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Saturday 21st March 2009 ko 11.00

Middlesex County League Division One Central & East

SLOANE 4 (Crisp 45 Jarvand 58 63 Burden 78)

COPLAND 3 (Simpson 25 90 Silcott 90)

Att 128 at the Royal Hospital, Chelsea

Entry Free

Programme £2 (very good!)

Coffee 50p

The roots of this fixture lie with QPR fan, journalist and programme enthusiast Tony Incenzo. For a few years now he’s organised early kick-offs in the Middlesex County League, with the host team printing a programme, and laying on refreshments too. Its simplicity is its genius, most if not all hoppers will find a 3 o’clock kick-off to pair it off with and so it really is a case of buy one get one free, at least in terms of time!

For me, the most intriguing one of the series was this one, as it was staged in the grounds of the Royal Hospital, Chelsea, on the banks of the Thames with Battersea Power Station behind. The hospital is famous for its residents, the Chelsea Pensioners, and there are fairly strict criteria to be accepted as resident.

To be eligible for admission as a Chelsea Pensioner, a candidate must be a former Warrant officer, Non-commissioned officer, or soldier of the British Army who is:

  • Over 65 years of age, and;
  • Either in receipt of an Army Service Pension or War Disability Pension which they are required to surrender upon entry to the Royal Hospital or, if they do not receive an Army Pension they are required to pay a £175 per week (as at 2013) contribution towards their living costs, and;
  • Free of any financial obligation to support a spouse or family, and;
  • Be self-caring and able to live independently on the Long Wards.

In 2009 the big news was that the hospital had just accepted its first female resident, 85 year-old Dorothy Hughes, but sadly I didn’t see any of the residents in their distinctive scarlet tunics during my 2-or-so hours there. However it was the first time I had ever paid more to park than I did to watch the game, the meter near Burton Court costing me £10! Still it’s not every day you park next door to a Maserati with a “Diddy” number plate. I wonder….?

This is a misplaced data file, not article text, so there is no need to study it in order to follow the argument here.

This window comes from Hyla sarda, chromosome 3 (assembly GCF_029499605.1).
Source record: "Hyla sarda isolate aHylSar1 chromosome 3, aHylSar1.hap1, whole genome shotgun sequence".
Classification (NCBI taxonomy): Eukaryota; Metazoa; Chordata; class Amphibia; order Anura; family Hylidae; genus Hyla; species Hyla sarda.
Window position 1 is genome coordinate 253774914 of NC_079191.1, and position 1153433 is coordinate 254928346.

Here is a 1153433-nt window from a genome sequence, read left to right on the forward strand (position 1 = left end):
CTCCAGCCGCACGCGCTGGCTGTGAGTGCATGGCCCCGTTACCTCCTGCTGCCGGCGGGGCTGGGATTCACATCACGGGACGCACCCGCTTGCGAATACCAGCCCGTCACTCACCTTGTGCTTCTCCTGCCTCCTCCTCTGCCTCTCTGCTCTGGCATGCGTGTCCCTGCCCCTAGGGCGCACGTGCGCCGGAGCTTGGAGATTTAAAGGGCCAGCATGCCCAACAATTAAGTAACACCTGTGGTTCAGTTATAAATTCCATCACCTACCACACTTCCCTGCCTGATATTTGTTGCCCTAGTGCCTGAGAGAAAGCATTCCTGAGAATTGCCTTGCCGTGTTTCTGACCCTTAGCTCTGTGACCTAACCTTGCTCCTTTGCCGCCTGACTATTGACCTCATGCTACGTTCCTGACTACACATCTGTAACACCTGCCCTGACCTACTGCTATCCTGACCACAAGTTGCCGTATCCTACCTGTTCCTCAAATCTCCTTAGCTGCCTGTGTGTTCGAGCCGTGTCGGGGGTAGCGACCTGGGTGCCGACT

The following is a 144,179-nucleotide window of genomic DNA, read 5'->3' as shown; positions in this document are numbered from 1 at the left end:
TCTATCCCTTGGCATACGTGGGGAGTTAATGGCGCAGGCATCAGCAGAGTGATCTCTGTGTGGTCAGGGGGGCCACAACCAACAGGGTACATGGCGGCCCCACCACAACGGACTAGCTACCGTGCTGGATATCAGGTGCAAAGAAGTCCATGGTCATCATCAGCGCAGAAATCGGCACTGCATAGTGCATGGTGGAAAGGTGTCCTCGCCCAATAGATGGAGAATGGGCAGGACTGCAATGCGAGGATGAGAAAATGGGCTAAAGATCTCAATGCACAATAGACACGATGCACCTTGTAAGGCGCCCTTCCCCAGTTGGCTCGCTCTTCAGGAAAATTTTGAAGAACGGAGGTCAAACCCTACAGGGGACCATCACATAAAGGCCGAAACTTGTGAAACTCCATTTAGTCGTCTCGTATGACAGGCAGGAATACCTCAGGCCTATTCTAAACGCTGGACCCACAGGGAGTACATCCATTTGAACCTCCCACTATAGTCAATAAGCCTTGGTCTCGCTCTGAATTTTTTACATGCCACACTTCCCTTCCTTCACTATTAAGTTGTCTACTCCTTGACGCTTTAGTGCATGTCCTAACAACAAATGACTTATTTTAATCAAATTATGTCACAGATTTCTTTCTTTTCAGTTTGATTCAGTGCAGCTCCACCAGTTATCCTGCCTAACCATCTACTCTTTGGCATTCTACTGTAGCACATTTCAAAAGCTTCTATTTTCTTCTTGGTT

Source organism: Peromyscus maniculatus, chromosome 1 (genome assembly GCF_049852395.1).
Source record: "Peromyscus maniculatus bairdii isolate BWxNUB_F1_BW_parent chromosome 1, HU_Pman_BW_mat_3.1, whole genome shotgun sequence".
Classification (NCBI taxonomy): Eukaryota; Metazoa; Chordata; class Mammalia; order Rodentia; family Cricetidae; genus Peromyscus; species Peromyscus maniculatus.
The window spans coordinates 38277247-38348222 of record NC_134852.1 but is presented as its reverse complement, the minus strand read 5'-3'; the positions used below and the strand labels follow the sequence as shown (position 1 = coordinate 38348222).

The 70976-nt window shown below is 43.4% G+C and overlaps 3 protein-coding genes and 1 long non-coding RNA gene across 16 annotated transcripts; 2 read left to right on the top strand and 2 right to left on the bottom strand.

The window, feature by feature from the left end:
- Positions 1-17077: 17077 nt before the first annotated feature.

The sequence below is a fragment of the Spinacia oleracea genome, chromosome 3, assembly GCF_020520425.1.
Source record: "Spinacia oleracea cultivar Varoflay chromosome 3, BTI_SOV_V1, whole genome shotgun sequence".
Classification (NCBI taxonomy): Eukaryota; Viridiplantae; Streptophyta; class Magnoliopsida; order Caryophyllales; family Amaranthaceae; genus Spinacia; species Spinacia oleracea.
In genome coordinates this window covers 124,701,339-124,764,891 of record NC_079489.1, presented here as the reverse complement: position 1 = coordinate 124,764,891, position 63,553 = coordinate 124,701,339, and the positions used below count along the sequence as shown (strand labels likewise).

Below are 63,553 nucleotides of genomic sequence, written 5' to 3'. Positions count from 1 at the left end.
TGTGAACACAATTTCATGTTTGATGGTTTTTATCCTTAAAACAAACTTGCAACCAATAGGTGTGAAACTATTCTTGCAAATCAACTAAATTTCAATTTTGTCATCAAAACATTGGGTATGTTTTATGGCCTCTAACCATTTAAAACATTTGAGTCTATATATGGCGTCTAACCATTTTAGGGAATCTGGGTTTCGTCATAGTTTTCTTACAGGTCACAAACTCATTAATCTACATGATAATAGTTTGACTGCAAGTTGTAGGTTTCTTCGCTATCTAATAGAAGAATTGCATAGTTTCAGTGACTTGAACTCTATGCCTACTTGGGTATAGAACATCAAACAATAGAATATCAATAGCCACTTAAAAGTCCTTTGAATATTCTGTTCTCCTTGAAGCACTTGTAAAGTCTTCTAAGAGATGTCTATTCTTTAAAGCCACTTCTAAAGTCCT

The ground was everything I’d hoped for, being the most centrally located pitch in London. You accessed the game via the side of the hospital, and the guard was happy enough with my explanation of “I’m here for the football.” The actual location of the pitch was the South Grounds, in the shadow of the striking Chillianwalla Memorial. It commemorates the 1849 battle in Punjab, now part of Pakistan, where the Second Sikh uprising produced a battle where both the British and Sher Singh’s armies claimed victory but the losses were sufficiently heavy for any victory to be pyrrhic for either side.

The British casualties of 757 killed, 1,651 wounded, and 104 missing severely dented British pride to the extent that such was the consternation over the events at Chillianwala that, after the disastrous Charge of the Light Brigade George Bingham, 3rd Earl of Lucan commented, “This is a most serious matter,”  

Richard Airey, 1st Baron Aireyreplied, “These sort of things will happen in war. It is nothing to Chillianwala.”

Thankfully the game was merely feisty rather than violent with the visitors from Stonebridge Park starting the better and taking the lead before Sloane took control of matters and rattled in four unanswered goals. That looked to be it, but two defensive howlers saw Copland score twice in stoppage time to give a nervous few moments to the hosts. As for myself, I took a last look round my quite stunning surroundings before dashing back to the car. I didn’t want to pay any more to park!

Sloane didn’t stay at the hospital for much longer as it was discovered that the pitch was too small for league regulations. They moved to Show Pitch 2 at the fabled Hackney Marshes where I watched them at the end of the 2012/13 season report here. The reserves still play at London’s most central pitch, and the club is actively looking for a ground that will allow them to progress.